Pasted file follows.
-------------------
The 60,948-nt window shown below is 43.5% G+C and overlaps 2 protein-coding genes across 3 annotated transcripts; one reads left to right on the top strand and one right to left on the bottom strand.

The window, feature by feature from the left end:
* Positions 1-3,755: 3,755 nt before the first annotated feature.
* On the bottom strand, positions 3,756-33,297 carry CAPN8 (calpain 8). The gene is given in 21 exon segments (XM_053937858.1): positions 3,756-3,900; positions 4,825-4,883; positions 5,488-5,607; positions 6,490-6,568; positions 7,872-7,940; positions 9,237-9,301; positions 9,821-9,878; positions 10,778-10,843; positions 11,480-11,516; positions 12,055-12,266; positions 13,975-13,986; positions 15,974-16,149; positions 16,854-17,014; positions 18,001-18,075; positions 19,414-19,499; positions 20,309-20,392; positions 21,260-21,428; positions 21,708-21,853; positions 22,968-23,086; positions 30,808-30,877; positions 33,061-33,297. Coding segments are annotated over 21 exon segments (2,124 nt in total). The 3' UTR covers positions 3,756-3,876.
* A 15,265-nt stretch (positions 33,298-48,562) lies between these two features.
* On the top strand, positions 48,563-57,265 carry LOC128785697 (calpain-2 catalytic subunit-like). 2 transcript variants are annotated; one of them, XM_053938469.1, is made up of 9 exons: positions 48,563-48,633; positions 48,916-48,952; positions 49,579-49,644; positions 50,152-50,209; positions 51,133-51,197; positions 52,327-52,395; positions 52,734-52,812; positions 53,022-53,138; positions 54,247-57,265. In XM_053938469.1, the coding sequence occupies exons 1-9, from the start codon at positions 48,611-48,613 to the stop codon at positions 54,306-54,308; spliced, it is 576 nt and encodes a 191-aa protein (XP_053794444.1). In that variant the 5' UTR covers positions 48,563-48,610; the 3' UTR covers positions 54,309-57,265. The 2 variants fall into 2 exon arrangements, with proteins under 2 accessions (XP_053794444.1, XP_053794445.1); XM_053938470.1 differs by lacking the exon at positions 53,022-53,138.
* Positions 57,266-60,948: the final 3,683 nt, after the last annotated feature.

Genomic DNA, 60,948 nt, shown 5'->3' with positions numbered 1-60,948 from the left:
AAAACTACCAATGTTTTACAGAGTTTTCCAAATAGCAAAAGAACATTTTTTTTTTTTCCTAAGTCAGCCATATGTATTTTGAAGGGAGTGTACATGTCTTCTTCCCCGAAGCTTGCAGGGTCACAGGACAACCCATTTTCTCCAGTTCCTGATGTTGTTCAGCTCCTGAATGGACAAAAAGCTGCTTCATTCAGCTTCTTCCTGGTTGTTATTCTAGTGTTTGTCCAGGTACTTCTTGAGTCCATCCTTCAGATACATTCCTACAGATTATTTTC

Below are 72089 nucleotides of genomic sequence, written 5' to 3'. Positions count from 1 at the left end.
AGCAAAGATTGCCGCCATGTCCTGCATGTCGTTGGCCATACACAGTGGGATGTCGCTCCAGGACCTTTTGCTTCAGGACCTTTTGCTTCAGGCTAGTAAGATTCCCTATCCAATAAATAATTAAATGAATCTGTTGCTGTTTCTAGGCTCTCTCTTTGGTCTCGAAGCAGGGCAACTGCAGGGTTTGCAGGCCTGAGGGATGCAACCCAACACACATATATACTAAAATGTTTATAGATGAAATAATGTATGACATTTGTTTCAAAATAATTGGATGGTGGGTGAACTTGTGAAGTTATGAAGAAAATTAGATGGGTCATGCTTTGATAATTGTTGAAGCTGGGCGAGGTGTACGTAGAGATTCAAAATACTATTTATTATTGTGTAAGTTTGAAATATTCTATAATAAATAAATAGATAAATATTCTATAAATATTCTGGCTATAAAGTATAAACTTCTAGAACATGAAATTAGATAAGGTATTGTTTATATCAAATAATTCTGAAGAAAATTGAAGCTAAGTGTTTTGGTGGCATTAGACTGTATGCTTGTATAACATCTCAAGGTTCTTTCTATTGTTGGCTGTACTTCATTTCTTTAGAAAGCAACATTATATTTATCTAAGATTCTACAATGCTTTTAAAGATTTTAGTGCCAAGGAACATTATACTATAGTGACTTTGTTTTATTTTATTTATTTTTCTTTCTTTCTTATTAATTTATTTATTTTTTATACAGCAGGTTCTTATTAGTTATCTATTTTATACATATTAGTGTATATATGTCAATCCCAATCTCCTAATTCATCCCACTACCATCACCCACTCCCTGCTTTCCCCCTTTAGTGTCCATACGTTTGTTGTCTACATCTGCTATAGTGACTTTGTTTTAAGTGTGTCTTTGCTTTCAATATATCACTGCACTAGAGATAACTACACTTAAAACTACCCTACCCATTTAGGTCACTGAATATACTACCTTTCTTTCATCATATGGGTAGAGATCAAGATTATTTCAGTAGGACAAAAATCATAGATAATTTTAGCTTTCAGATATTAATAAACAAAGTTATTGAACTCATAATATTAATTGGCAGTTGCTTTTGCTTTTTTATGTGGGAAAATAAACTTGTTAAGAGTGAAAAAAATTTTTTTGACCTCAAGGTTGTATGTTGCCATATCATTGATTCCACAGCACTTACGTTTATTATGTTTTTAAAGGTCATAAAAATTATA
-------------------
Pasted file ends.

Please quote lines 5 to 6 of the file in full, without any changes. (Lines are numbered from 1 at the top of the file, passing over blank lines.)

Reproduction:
* A 15,265-nt stretch (positions 33,298-48,562) lies between these two features.
* On the top strand, positions 48,563-57,265 carry LOC128785697 (calpain-2 catalytic subunit-like). 2 transcript variants are annotated; one of them, XM_053938469.1, is made up of 9 exons: positions 48,563-48,633; positions 48,916-48,952; positions 49,579-49,644; positions 50,152-50,209; positions 51,133-51,197; positions 52,327-52,395; positions 52,734-52,812; positions 53,022-53,138; positions 54,247-57,265. In XM_053938469.1, the coding sequence occupies exons 1-9, from the start codon at positions 48,611-48,613 to the stop codon at positions 54,306-54,308; spliced, it is 576 nt and encodes a 191-aa protein (XP_053794444.1). In that variant the 5' UTR covers positions 48,563-48,610; the 3' UTR covers positions 54,309-57,265. The 2 variants fall into 2 exon arrangements, with proteins under 2 accessions (XP_053794444.1, XP_053794445.1); XM_053938470.1 differs by lacking the exon at positions 53,022-53,138.